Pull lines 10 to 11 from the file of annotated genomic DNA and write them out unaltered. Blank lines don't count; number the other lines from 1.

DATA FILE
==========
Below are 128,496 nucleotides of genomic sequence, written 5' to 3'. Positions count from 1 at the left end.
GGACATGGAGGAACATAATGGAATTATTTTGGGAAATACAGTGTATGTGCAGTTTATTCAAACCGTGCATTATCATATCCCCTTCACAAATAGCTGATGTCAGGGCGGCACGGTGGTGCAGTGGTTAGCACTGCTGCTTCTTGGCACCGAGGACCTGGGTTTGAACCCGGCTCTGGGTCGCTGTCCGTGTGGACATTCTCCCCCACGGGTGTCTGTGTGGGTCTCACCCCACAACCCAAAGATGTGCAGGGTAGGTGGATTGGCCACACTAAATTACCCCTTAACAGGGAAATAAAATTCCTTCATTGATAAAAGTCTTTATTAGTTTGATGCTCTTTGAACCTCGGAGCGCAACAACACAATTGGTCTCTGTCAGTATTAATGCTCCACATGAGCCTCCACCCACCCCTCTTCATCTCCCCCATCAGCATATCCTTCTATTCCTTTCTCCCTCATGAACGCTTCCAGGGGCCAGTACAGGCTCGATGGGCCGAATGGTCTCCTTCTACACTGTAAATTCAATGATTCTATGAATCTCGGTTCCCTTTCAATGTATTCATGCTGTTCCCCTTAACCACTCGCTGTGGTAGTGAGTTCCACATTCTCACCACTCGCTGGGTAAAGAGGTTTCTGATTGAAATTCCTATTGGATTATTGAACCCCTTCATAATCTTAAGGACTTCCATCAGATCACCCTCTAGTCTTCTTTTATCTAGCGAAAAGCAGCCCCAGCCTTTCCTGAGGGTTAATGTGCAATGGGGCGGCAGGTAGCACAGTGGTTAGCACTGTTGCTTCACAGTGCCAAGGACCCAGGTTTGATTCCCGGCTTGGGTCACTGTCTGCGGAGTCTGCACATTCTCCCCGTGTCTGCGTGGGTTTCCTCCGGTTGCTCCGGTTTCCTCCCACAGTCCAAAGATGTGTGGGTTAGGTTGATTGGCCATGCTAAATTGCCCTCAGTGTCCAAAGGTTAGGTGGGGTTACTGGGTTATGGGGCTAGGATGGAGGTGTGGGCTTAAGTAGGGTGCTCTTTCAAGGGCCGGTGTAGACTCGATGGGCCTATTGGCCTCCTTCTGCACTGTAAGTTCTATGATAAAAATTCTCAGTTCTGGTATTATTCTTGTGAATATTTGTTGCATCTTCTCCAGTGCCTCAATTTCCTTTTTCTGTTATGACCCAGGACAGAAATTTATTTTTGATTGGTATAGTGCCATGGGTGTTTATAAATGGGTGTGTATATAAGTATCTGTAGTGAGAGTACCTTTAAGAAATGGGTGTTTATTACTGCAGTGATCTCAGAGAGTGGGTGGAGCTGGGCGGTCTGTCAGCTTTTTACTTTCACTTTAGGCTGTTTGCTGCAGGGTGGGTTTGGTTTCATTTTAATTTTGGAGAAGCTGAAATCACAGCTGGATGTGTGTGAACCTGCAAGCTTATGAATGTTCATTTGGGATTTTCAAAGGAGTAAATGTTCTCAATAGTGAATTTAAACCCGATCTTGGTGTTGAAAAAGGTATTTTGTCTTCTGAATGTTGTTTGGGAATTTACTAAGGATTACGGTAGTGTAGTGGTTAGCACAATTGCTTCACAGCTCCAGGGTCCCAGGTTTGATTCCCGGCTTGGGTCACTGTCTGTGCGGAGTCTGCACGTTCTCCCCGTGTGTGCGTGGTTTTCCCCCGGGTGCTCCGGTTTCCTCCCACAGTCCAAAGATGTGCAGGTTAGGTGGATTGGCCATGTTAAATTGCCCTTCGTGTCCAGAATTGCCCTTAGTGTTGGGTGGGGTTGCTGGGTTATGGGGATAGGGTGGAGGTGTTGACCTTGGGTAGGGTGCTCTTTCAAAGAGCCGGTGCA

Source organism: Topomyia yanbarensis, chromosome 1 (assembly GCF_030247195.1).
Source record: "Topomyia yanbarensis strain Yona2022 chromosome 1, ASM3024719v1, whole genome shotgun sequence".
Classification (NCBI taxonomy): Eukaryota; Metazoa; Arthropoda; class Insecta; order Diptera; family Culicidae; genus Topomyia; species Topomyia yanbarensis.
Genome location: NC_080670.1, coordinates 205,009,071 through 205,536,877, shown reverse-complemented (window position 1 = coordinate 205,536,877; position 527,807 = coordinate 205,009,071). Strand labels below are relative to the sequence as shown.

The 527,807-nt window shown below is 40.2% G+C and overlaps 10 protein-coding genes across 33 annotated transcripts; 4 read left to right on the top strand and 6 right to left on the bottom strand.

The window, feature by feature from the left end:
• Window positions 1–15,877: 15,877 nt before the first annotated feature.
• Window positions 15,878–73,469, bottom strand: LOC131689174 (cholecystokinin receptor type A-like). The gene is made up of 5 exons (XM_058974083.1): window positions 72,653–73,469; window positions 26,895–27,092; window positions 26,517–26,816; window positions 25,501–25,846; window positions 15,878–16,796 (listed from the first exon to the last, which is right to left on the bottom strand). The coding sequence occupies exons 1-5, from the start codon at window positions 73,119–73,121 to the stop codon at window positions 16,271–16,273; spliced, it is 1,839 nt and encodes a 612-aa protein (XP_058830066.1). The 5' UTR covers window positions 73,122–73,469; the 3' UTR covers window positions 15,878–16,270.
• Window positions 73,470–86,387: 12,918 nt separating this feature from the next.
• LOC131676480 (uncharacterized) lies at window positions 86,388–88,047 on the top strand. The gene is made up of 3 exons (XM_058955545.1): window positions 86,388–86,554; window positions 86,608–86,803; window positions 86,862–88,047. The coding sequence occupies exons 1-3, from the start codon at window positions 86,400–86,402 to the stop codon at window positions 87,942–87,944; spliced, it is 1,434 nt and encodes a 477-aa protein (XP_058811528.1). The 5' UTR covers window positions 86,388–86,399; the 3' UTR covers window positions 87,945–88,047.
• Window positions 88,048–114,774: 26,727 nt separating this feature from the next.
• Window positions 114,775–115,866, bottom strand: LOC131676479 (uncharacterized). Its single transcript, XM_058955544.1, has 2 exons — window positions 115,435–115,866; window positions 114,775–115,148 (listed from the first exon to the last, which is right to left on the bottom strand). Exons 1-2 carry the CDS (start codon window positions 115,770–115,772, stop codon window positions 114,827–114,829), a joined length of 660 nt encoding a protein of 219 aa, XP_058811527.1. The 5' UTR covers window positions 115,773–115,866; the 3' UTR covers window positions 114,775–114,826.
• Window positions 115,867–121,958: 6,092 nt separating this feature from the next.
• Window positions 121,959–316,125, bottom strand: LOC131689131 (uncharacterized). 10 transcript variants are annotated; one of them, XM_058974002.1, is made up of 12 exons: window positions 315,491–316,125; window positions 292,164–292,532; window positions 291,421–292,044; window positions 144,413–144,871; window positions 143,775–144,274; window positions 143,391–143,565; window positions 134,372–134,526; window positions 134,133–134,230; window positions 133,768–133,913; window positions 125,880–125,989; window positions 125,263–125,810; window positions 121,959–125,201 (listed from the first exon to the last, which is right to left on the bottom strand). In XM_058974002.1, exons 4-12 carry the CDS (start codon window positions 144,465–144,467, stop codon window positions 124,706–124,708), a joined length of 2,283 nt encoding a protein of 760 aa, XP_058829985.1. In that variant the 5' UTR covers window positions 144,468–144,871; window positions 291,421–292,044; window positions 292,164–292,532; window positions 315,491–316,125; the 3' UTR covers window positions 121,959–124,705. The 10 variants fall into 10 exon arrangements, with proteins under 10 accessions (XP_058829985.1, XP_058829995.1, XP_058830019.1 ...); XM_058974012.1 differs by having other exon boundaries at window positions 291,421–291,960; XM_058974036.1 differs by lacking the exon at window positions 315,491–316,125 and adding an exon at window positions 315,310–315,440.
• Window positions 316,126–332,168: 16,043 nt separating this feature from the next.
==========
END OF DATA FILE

• Window positions 15,878–73,469, bottom strand: LOC131689174 (cholecystokinin receptor type A-like). The gene is made up of 5 exons (XM_058974083.1): window positions 72,653–73,469; window positions 26,895–27,092; window positions 26,517–26,816; window positions 25,501–25,846; window positions 15,878–16,796 (listed from the first exon to the last, which is right to left on the bottom strand). The coding sequence occupies exons 1-5, from the start codon at window positions 73,119–73,121 to the stop codon at window positions 16,271–16,273; spliced, it is 1,839 nt and encodes a 612-aa protein (XP_058830066.1). The 5' UTR covers window positions 73,122–73,469; the 3' UTR covers window positions 15,878–16,270.
• Window positions 73,470–86,387: 12,918 nt separating this feature from the next.